What Can the Movie “White Noise” Teach Us About Death?


This is the cast of White Noise standing at the entrance of the supermarket. Source : IndieWire.com

Dwen Cheple, Writer

Death is inevitable. We all know this is true. Even so, why do we as human beings try to find ways to not only avoid it, but explain it, as if grasping the concept will make us immortal?

A new movie has recently come out on Netflix directed by Noah Baumbach based upon a book written by Don DeLillo called White Noise. Along with themes of the pitfalls of consumerism, this story speculates on the fear of mortality and a family’s attempt to control it.

I enjoy watching movies that appear chaotic and insane on the surface, and then – like some of the characters in this film – overanalyzing what just took place and trying to make sense of the last two hours of my life. White Noise is one of those movies. 

Set in the skin of the 1980’s, the film focuses on a seemingly regular middle class, white family. The father, Jack Gladney, is played by Adam Driver and the wife, Babette Gladney, is played by Greta Gurwig. They have a slew of kids from previous marriages and one from their own. Throughout the film they are faced with obstacles such as “The Airborne Toxic Event” which puts the family in a situation where they must face the reality that one of them may die.

The movie begins quite regularly, watching the family interact through their daily lives. Jack Gladney works at a university teaching Hitler studies which consumes a large part of his life. Because his field of study is deeply rooted in the past, he speaks on death a lot, but it is usually romanticized by large words and an overzealous educator’s eyes. Both him and his colleague, Murray Siskind, played by Don Cheadle, are seen near the beginning of this film performing a lecture on Elvis and Hitler, and how the two powerful men died. This serves as an example on how they both dress up death, and use their fields as distractions from their actual fears of mortality.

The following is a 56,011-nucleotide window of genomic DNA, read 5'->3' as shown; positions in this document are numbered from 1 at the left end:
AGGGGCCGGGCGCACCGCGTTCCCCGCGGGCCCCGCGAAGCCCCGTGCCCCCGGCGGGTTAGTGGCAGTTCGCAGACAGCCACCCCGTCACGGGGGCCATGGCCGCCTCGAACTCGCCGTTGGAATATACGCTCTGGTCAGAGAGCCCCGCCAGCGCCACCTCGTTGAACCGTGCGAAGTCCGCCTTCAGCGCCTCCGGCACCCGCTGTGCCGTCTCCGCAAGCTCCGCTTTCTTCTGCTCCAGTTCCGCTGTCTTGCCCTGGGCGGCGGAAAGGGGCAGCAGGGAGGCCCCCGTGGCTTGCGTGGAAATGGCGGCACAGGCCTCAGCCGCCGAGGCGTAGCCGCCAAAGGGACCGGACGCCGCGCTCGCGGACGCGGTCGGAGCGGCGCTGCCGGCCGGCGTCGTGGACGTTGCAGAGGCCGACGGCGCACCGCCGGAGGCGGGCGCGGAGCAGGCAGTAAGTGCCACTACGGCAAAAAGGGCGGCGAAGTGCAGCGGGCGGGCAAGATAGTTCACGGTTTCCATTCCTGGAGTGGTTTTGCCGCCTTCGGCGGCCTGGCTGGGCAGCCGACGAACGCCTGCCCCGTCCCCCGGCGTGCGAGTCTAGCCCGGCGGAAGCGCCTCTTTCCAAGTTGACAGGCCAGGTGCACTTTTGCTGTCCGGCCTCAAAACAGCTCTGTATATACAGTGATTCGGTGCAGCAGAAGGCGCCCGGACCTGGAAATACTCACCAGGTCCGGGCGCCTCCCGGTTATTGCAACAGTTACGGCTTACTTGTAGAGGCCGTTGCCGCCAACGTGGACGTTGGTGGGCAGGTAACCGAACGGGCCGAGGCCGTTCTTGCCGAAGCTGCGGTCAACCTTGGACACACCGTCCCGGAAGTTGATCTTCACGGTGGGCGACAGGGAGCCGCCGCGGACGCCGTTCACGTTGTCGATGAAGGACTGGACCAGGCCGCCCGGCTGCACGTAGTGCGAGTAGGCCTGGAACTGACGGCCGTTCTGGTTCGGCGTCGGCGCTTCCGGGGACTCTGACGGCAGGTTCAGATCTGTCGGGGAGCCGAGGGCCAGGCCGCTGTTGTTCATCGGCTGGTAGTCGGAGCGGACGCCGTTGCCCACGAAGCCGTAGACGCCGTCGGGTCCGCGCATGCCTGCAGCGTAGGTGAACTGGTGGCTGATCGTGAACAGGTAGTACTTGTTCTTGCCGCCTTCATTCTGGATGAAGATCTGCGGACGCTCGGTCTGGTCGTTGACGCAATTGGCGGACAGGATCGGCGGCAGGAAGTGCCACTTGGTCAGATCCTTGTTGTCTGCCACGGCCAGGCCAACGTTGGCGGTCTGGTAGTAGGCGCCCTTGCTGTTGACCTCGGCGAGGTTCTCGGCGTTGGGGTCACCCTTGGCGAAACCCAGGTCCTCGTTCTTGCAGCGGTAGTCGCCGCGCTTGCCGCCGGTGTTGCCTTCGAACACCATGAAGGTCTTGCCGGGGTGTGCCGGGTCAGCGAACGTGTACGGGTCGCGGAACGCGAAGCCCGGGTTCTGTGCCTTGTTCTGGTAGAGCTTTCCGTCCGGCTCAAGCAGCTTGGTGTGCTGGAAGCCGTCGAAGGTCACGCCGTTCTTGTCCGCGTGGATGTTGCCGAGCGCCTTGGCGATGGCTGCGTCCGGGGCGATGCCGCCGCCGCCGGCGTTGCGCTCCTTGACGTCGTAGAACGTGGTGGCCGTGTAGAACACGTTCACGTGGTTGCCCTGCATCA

The next incident that occurred, and probably the most chaotic and action packed part of the movie, would be “The Airborne Toxic Event.” In this part of the story, the fear of mortality is now at the forefront of the entire family’s minds, as a railroad accident results in a chemical spill that releases a large, black cloud of toxins. Information on what everyone should do and how it will affect those exposed to it is very limited and not well communicated. The family ends up evacuating and eventually has to stop for gas where Jack is exposed to the toxins and told when they are in a bunker that he may live or he may die, the effects were still unclear. He keeps this information from his family and it soon consumes his thoughts. Even though death was something he was aware of, it had now become a reality. The fear of not knowing when death will come guides him through the last part of the movie.

Aside from Jack, his wife, Babette, is experiencing these fears as well. Throughout the entire film she is taking a pill that will help her cope with her fear of death or in a way forget it, though, it doesn’t actually work. The pill comes with damaging side effects including mistaking words for reality and memory loss. Her fear of death, though she has no reason to think that will happen any time soon, infringes on how she interacts with her family and ends up affecting those around her in a negative way. They worry about her memory loss and increased self isolation caused by the pills. She tries to hold onto hope that the pills may work, but she knows that they won’t. In the end, the only cure for her fear is confiding in her husband and accepting that death is a part of life.

Death is a subject that many people struggle to understand and cope with. Whether you have just lost a loved one or can’t stop thinking about “what comes next?” it plagues the mind and is hard to shake. A very important lesson we can learn from this story is to not let that fear stifle you from experiencing life. There are many interpretations on why we are here and what our purpose must be, but I believe that we were given life to do just that, live.